Meanwhile, the character design is nearly uniformly superb. The emotions are gorgeous creations, crafted of thousands of tiny beads of glowing light that have coalesced into humanoid forms. My favorite is Disgust, though to what extent this is a result of her deviously clever conception—identifying the same root emotion as a guardian against chemical poisoning and as an internalized sense of social shame—I can't quite say. I do not, however, particularly care for the look of Anger, who as a yelly salaryman stands out even in this crowd as especially obvious. (But let this not be interpreted as a knock on Lewis Black! For he, along with every other vocal talent in the whole picture, is doing God's work, particularly Phyllis White as Sadness, who receives and delivers almost all of the film's best lines.) I shouldn't neglect to call attention to the animation itself, lovely indeed in terms of light and color—though again, it's no Monsters University, let alone is it a Tangled—but it's also up to some very neat tricks which I oughn't spoil.
The other big problem, much more avoidable, and thereby much less forgiveable, is entirely inherent to a decision that should have been killed at the moment of conception. Self-evidently against the entire grain of the project already, it is so terribly misjudged in its execution that it might feasibly have set the projector on fire. We rarely break from Riley's perspective, I said; which is tragically distinct from never. In key moments we rush from the innards of Riley's skull to visit with the central committees of several adults; and, particularly, those of her parents.
When I say that Inside Out is a funny movie, I mean that I chuckled pretty much all the way through; and it is a funny movie, despite a few outright groaners, such as (of all things) a Chinatown "joke" as lazy as any in recorded film history—and which, as a manifestation of Riley's inner life, manages to disturb on two additional levels (an 11 year old has seen Chinatown; and a movie about an 11 year old girl references Roman Polanski).
But, then, there is the showstopper, the literal head-to-head confrontation between Mom and Dad. It is not only suggestive of the face-meltingly horrifying possibilities inherent to applying this premise to adults in even the most marginally realistic of ways; it also showcases a willingness to indulge in the rotest, grossest gender-essentialist comedy of 1958. It is a uniquely outrageous failure of tone: as cinematically brutal as it gets in its insistence upon its own hilarity, matters are made worse when it keeps whipping back to Riley's genuine anger and confusion. The resultant mess is so savagely unfunny that it pollutes downstream for miles and miles, going on a solid ten minutes, during which I was still so terribly enervated by it to laugh, or really to feel anything, except a deep red annoyance that it had ever existed.
To set the scene: Dad realizes Mom wasn't listening, because she was too busy thinking about shoes, so he passively-aggressively fantasizes about the hot 18-year old Thai girl he met on sex vacation, and wishes he'd married instead. OK, that's not exactly what happens, and yet I didn't change a single essential detail.
The scene also serves to raise the question of how it happens that Mom's emotions are all feminine, Dad's are all masculine, and Riley's are a mix of three girls and two guys, without addressing it at all, and whether that's fascinating or maddening, I can't tell. In any event, the intra-credits fun stuff that employs the same conceit is, I happily acknowledge, legitimately funny and represents a canny use of the idea, but works at all because it's in a context where it can freely exist outside of the film proper.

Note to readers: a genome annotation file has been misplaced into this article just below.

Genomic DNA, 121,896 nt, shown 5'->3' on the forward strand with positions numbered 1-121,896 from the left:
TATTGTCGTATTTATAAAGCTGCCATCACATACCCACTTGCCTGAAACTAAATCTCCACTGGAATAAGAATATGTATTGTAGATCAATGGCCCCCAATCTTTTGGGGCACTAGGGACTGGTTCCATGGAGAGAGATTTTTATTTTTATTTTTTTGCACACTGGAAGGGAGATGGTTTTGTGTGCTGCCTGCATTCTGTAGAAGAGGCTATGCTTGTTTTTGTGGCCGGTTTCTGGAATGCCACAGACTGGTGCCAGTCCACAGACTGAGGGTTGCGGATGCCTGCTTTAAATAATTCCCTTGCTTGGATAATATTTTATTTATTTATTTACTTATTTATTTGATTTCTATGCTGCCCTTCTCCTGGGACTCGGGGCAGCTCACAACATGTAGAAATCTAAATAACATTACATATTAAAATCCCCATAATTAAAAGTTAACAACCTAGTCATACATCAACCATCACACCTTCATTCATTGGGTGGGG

Despite the outsized impact this one terrible sequence had upon my own enjoyment of the piece, it's altogether a very small fraction of Inside Out: the far greater proportion is devoted to the exercise of Pete Docter's patented technique for making you cry, or rather for making you wish you weren't in a public space with your girlfriend and her buddy, so that you might be permitted to cry without violating our crushingly oppressive social mores. Docter, you well know, perfected his trade as a professional tearjerker back in 2008's Up. It is a film I barely like and have virtually no use for outside of its devastating prologue, but which nonetheless managed to make me cry throughout its whole cursed runtime; indeed, whensoever he commanded it. Inside Out does the same thing, and is the superior platform for Docter's diabolical emotional experimentation. Coming as it does in explicit terms of agony, ecstasy, and all the rest, it's necessarily at something of an academic remove from the immediacy and rawness of human emotion—but, somehow, you still experience it as just about too real to bear.
Inside Out is not Pixar's Second Coming; we got raptured two years ago, and you just missed it. But it's a heck of a thing, and if you haven't seen it by now, I have no idea what you're waiting for.
P.S.: Inside Out is preceded by the short film "Lava," a love story about two lonely volcanic islands. It is somehow much worse, yet less interesting, than its stupefyingly awful premise already implies. It is the kind of bad that you never thought you'd see from a high-caliber animation studio, where the littlest thing requires a hundred work hours and has to be cleared by dozens of personnel: "Lava" began with absolutely no right to exist, and in the space of seven minutes that feel a lot more like seventy, it never finds one. Virtually anonymous animation combines with a noodling ballad based on the English language's worst wordplay and which would've gotten booed off the quad at a mid-tier university in 1998. If it does not hold the title of "worst thing Pixar has ever done," I never, ever want to see what does. Score, for what it is: 0/10